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Posts Tagged ‘Tim Story’

Step back in time with me, back, back, beyond the borders of the familiar world we know and understand, back to a strange new realm of different priorities and peculiar truths. Let the comforting certainties of the 2010s tumble away as we are whisked back to a place and a time undreamed of. I cannot guarantee your safety, but the wonders you will see will be their own reward.

Well, probably not, as we’re only going back to 2007, the year which gave the world the third Pirates of the Caribbean film (gee, thanks) and the first Transformers (you know, you really honestly shouldn’t have bothered). So far, so exactly the same, you may be thinking – and up to a point you may be right. Nevertheless, as inhabitants of a world which has grown accustomed to Marvel superhero movies crossing over with each other and making $1.2 billion in record time, this is in some ways an odd year for us.

Marvel Studios is, as yet, still only an untried name without a single blockbuster hit to its credit. Marvel comics characters are still being leased out to other studios, such as the makers of the X-Men and Spider-Man series. Both of these have had critical wobbles recently. This is as nothing, however, to the mauling doled out to Tim Story’s Fantastic Four: Rise of the Silver Surfer, a further movie based on the seminal comic, starring… hang on, isn’t that the guy out of The Avengers?

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Yes, it’s time for another round of Is It Really As Bad As All That? Let us examine the case for the prosecution: a quick sampling of internet opinion reveals Rise of the Silver Surfer to be ‘an awful, tedious drudge’, a ‘tedious, incoherent bore’, ‘relentlessly dull’, ‘existentially and aesthetically unnecessary’, a ‘plotless, brainless, witless bore’, and ‘drearier than corn dying in the Iowa sun’. Yowser. (Even so, many people, even while sticking it to this movie, cheerfully acknowledged it was much better than the original film).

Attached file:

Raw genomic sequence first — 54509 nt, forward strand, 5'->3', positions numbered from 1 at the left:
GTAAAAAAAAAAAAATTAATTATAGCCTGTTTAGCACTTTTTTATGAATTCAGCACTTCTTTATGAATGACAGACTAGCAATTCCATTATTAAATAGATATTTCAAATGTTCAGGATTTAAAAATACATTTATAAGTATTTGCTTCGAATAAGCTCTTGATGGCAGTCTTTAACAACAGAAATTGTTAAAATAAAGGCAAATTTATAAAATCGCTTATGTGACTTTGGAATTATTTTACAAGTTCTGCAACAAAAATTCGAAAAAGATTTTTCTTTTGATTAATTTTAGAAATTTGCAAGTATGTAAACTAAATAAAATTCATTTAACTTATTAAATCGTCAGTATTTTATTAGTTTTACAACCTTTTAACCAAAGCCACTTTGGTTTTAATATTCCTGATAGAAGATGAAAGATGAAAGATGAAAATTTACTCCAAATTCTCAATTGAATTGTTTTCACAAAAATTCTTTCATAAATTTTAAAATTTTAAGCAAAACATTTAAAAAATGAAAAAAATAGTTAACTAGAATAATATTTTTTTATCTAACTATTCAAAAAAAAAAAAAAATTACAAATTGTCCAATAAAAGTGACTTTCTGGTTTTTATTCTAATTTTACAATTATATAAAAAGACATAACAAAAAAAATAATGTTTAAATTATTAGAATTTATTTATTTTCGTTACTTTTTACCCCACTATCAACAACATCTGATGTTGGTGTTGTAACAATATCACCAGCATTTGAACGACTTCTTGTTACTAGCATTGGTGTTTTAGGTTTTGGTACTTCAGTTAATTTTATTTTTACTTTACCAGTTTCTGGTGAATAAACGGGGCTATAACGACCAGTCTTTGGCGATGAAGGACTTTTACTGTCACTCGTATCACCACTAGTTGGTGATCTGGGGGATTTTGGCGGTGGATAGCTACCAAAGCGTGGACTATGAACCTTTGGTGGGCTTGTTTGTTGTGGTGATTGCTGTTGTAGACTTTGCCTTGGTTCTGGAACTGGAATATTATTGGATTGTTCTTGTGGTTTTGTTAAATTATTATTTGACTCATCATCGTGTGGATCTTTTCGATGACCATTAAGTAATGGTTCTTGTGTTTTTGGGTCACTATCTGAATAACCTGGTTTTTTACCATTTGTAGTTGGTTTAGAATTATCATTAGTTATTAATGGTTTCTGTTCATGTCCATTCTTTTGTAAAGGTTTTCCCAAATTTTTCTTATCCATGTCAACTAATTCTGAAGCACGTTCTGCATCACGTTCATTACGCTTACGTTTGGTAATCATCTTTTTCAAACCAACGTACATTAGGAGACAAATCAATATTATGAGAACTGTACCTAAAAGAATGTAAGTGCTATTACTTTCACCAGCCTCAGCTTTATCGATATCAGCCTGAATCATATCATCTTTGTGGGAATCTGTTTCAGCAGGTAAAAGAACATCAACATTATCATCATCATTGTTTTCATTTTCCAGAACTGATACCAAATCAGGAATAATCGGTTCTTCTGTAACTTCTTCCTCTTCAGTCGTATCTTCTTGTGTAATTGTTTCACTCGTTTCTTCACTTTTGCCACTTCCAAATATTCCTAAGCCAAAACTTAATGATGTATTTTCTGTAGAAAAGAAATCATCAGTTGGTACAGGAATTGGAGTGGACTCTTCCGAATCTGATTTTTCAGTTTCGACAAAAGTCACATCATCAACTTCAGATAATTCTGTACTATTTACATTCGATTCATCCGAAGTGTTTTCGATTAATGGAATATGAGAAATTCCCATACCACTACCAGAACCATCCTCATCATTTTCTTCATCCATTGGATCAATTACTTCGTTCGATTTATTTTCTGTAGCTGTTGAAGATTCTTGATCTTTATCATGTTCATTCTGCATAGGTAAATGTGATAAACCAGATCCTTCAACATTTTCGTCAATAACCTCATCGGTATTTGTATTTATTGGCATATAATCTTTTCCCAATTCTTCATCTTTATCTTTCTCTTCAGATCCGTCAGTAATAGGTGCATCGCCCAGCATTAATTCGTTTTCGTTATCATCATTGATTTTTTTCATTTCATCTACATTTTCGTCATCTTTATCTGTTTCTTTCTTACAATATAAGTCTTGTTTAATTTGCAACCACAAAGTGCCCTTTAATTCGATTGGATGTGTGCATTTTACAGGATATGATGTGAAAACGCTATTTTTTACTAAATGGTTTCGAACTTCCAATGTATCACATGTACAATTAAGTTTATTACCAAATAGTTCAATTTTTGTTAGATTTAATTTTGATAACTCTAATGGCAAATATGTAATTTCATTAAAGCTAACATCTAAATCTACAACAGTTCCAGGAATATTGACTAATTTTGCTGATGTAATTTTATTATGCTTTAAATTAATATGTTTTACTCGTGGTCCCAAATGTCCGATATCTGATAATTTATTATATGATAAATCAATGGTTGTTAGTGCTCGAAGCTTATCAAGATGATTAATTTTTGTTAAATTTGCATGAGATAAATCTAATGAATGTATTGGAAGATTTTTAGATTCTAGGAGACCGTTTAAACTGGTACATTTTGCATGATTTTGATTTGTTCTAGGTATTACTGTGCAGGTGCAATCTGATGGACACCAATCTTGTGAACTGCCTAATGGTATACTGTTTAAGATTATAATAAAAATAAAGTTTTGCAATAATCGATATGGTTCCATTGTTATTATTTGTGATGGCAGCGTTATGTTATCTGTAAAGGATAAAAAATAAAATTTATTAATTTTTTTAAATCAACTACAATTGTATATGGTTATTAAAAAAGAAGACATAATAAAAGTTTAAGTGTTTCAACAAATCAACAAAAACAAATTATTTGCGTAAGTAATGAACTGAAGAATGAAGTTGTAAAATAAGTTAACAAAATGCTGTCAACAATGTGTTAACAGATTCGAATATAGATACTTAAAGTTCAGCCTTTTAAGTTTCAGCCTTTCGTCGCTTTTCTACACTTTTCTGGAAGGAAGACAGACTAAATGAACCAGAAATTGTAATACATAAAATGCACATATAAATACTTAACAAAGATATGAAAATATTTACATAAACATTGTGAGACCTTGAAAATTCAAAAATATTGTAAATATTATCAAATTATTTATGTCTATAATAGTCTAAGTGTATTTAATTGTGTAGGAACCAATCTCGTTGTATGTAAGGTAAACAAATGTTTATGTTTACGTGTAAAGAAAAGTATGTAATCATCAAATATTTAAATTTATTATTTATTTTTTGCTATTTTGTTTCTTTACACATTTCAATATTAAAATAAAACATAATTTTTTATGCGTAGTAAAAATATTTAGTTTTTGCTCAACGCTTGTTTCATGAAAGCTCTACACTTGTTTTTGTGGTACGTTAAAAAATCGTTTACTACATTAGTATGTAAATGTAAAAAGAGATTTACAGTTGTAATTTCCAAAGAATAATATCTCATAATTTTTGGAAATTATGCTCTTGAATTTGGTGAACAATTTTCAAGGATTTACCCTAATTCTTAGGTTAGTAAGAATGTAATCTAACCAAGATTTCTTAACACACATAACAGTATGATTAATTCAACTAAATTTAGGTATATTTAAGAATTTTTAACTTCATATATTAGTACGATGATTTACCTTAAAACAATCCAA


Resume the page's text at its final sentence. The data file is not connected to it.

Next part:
Hmmm. As the movie opens, our elementally-powered quartet (Ioan Gruffudd, Jessica Alba, Chris Evans and Michael Chiklis) are getting on with their lives as celebrity superheroes. Top of the current agenda is Reed and Sue’s impeding wedding, plans for which keep getting disrupted by international crises, invasions from the Negative Zone, paparazzi, etc, etc. However, an equally serious problem appears with the arrival on Earth of a mysterious blob of space energy, which criss-crosses the globe causing all sorts of strange CGI effects shots. The space energy also wakes up the dormant Doctor Doom (Julian McMahon) in his Latverian castle, no doubt causing a ripple of apprehension on the audience’s part: not because he’s a terrifying villain, but because the handling of the character was so fundamentally botched in the first movie.

The US Army insists that Mr Fantastic do his bit in tracking the intruder from space, though juggling this with the wedding arrangements is a challenge even for a man with rubber fingers. Nevertheless, both projects proceed apace and come to fruition at the same moment. It’s just the rottenest of luck that the space blob objects to being tracked and crashes the wedding to fry Reed’s  gear, transforming into a silver dude on a surfboard in the process (the reasons for this are never really dwelt upon, but as Jack Kirby’s reasoning behind the character’s look basically boiled down to ‘I’m bored of drawing spaceships’, you can kind of understand why).